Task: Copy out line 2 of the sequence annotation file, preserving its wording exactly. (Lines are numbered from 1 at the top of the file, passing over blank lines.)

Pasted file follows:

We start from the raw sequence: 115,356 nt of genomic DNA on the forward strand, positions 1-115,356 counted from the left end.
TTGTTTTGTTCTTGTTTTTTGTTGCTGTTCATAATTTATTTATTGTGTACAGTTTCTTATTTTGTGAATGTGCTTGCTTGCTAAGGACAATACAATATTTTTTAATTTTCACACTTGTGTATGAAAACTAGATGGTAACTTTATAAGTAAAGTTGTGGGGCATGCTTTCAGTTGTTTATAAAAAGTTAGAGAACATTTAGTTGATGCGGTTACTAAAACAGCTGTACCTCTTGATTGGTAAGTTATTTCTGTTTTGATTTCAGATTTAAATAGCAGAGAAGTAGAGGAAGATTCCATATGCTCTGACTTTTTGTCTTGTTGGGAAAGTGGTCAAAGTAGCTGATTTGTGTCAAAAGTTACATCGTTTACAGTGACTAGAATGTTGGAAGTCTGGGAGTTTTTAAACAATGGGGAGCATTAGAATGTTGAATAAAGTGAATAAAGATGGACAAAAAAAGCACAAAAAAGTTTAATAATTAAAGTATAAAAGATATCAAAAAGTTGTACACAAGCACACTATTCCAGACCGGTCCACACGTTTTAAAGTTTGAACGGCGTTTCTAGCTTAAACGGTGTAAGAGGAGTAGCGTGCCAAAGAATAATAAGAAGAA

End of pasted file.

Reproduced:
TTGTTTTGTTCTTGTTTTTTGTTGCTGTTCATAATTTATTTATTGTGTACAGTTTCTTATTTTGTGAATGTGCTTGCTTGCTAAGGACAATACAATATTTTTTAATTTTCACACTTGTGTATGAAAACTAGATGGTAACTTTATAAGTAAAGTTGTGGGGCATGCTTTCAGTTGTTTATAAAAAGTTAGAGAACATTTAGTTGATGCGGTTACTAAAACAGCTGTACCTCTTGATTGGTAAGTTATTTCTGTTTTGATTTCAGATTTAAATAGCAGAGAAGTAGAGGAAGATTCCATATGCTCTGACTTTTTGTCTTGTTGGGAAAGTGGTCAAAGTAGCTGATTTGTGTCAAAAGTTACATCGTTTACAGTGACTAGAATGTTGGAAGTCTGGGAGTTTTTAAACAATGGGGAGCATTAGAATGTTGAATAAAGTGAATAAAGATGGACAAAAAAAGCACAAAAAAGTTTAATAATTAAAGTATAAAAGATATCAAAAAGTTGTACACAAGCACACTATTCCAGACCGGTCCACACGTTTTAAAGTTTGAACGGCGTTTCTAGCTTAAACGGTGTAAGAGGAGTAGCGTGCCAAAGAATAATAAGAAGAA